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How to limit the development of fusarium in soft wheat and hard wheat around the flowering period Logo Natual

Fusarium head blight causes significant harvest yield losses, sometimes exceeding 20 quintals per hectare. It would prove difficult to completely eradicate this wheat disease. However, crop rotation used in combination with fungicides and original and unique solutions can offer genuine responses to slow down its spread.

What are the symptoms of fusarium?

The pathogens involved in fusarium head blight belong to two different families: F.graminearum and Microdochium spp. During the flowering period, hard wheat and soft wheat crops are particularly sensitive to fusarium head blight. The disease affects the quality of the harvest in terms of its health, but also has a negative impact on yields, which can be reduced by up to 20 q/ha. The baking quality of flours can be affected, with mycotoxin contents above the regulatory limits for human consumption and/or undesirable for animal feed.

The damage caused by fusarium head blight generally develops 2 to 3 weeks after flowering. One or more spikelets gradually become discoloured. The infection spreads to neighbouring spikelets, or even the whole ear once the fungus invades the vascular system of the ear (case of F.graminearum). The neck of the ear sometimes turns brown. The discolouration gradually becomes darker as the F.graminearum fungus works its way down through the vascular system. Microdochium spp. does not cause these types of symptoms. It is practically impossible to identify the fusarium species to blame based on the visible effects of the disease alone. The presence of Microdochium spp spots on leaves is a good indication of its presence on the the ear.


Does climate influence the development of fusarium?

The growth stage during which fusarium is most likely to develop is the flowering period. Fusarium head blight generally occurs after rain. Temperatures of around 18°C provide ideal conditions for the significant development of the fungus. The risk of the development of this disease is very high once cumulative rainfall levels exceed 40 mm in the days around the flowering period. However, the risk is moderate for rainfalls of 10 to 40 mm and low for less than 10 mm.

How to reduce the risks of fusarium head blight or limit its effects?

The management of waste (previous crop and tillage) and the variety’s sensitivity to fusarium are crucial. This is because the primary producer of the fusarium toxin deoxynivalenol (DON) on wheatF.graminearum, survives through the winter on crop residues. Crop rotation also helps control the risks of infection. Sensitive previous crops, leaving behind contaminated residues, should be avoided. Should crop treatments be used? Fungicidal treatments should only be used as a last resort and preventively. Once symptoms are visible, it is already too late to do anything about it. Among the most effective active substances, prothioconazole is the only one to present a high level of versatility on the main species involved in fusarium blight. Other products containing tebuconazole or metconazole can also be used to combat F. graminearum effectively.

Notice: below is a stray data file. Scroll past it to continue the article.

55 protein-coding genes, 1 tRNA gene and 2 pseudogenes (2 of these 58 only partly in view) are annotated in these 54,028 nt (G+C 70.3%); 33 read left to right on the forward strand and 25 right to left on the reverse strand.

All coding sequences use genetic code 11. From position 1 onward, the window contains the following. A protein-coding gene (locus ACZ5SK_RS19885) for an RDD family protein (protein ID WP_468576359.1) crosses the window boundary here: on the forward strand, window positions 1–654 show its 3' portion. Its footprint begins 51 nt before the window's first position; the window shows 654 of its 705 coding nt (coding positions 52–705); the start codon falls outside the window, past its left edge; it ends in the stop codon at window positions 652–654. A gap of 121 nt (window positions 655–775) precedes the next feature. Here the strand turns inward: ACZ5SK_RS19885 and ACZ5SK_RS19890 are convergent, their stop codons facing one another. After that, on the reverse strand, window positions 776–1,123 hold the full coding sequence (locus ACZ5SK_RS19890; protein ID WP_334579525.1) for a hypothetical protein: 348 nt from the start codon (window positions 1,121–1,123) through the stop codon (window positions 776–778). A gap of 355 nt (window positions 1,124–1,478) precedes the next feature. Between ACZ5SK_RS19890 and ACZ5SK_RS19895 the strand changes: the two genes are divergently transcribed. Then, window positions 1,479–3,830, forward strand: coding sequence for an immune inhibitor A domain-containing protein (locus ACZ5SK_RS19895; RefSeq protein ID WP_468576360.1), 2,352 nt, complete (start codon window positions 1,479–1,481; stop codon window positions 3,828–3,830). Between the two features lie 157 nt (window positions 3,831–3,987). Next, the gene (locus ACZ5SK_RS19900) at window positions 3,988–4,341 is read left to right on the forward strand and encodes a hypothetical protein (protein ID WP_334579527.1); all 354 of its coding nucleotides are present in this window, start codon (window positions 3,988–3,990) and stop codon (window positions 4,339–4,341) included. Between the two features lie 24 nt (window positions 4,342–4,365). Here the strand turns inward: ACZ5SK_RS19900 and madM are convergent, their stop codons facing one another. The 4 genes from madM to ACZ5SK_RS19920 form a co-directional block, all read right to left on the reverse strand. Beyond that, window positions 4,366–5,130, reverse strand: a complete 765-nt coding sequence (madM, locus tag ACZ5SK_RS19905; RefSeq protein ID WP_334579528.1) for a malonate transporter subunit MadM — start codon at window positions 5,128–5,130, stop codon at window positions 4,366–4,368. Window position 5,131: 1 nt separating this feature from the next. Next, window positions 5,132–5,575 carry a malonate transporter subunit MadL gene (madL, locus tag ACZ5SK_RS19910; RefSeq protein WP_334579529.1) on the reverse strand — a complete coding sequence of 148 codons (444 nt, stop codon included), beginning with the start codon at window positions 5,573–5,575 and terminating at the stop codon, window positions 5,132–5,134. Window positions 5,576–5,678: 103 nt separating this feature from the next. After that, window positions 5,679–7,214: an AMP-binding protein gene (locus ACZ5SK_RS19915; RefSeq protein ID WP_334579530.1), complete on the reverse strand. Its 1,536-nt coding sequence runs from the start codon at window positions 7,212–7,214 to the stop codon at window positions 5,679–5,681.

However, these products are of more limited use for Microdochium spp species, although these are admittedly less common.
An effective method of prevention consists in optimising the mineral nutrition of the wheat. Suitable nutrition will help the plant best express its production potential. It is necessary to reinforce ear protection in order to help reduce mycotoxins (DON) and thereby improve the health of the field. This will consequently allow potential increases in wheat yields.

It is thus possible to manage the risk of fusarium head blight on wheat while adopting a sustainable crop management approach. Crop rotation, along with a combination of fungicides and original solutions are useful options for achieving this. Contact our experts, who will be able to help find the best solutions for you!

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